As posted before, the only way to solve the problem of getting the diode to freewheel is by a nodal analysis. Essentially, the current through an inductor should not change instantaneously. If it does, it is bad design and I'll have to figure that out later. But in standard converter circuits, the inductor is expected to freewheel through a diode. As in the example of the buck converter.
So what I have coded is a function to perform nodal analysis take inductors as current sources. So I perform a dc analysis on a snapshot of the circuit at an instant and find out where the currents would flow if the inductor current were to remain constant.
Take the snapshot when the switch turns off with the inductor La having a non-zero current. So this current will flow through the switch and the diode almost equally since these are two high resistance paths.
With these currents calculated through nodal analysis, I try to figure out if any of the devices in the circuit has the capability to change its state. Since only nonlinear devices can do so, the remaining devices will have empty functions. The diode and switch will have the function called determine_state. Here is the code for the switch (click on "View Raw" at the bottom of the code box to see code in another window)
And here is the code for the nodal analysis (click on "View Raw" at the bottom of the code box to see code in another window)
Yes, it is a monster. Anyway, the basic concept is:
1. If a branch is not stiff and has an inductor, it becomes a current source.
2. If it has no impedance, the nodes on either end of the branch become super nodes.
3. If it only a resistance or is a stiff branch, it is expressed in KCL
4. Also if a branch has zero impedance, the current through it is treated as a current source.
5. Because of this, the only thing to be calculated are the resistive branches which is what needs to be done because that is where the non-linear devices will be.
6. The super node was a little tough to handle. When two nodes are connected by a branch with zero impedance, the current through that branch is tough to define. Therefore, the KCLs at the two nodes can be added up to form one KCL equation. And the second equation will be the voltage of the branch connecting these nodes.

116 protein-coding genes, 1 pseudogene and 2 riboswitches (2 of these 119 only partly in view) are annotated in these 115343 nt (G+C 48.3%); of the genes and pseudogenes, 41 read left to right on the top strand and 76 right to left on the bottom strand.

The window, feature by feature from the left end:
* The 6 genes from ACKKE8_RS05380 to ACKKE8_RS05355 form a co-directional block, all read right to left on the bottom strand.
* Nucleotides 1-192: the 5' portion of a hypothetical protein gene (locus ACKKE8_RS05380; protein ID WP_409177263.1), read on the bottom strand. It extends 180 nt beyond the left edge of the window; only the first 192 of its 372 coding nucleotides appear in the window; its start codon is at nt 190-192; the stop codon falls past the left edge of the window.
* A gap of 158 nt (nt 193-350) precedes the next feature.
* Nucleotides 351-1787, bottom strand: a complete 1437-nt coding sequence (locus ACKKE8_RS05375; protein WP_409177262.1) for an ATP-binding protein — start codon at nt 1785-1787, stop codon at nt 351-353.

7. In general, several nodes can be connected together to form a super node. Even worse, several groups of super nodes can exist.
8. Once the KCL equations are established, they need to reduced to upper triangular form and solved backwards. One node will become the reference node and will have zero voltage.
9. The branch currents will then be calculated from these node voltages. and there comes the next part of the story.
Because the nodal analysis could have changed the nature of the circuit by changing the state of nonlinear devices, it may so happen that the loop currents calculated before are not correct. So we need to recalculate the loop currents from the branch currents that the nodal analysis has given. The code for that is in compute_loop_currents (click on "View Raw" at the bottom of the code box to see code in another window)
This function looks to isolate branches to single loops and once that happens, the current of that branch becomes the loop current. If you are lucky, and in the case of the buck converter I was, the loops will be such that every non stiff loop will have a non stiff branch in that loop only and no other. Otherwise, a row operation is performed to isolate branches.
Anyway, long post but it is long overdue. The buck converter is now working. I am not sure if this will work in its present form for all power electronic converters. Need to test it thoroughly. But I'll release the next version soon.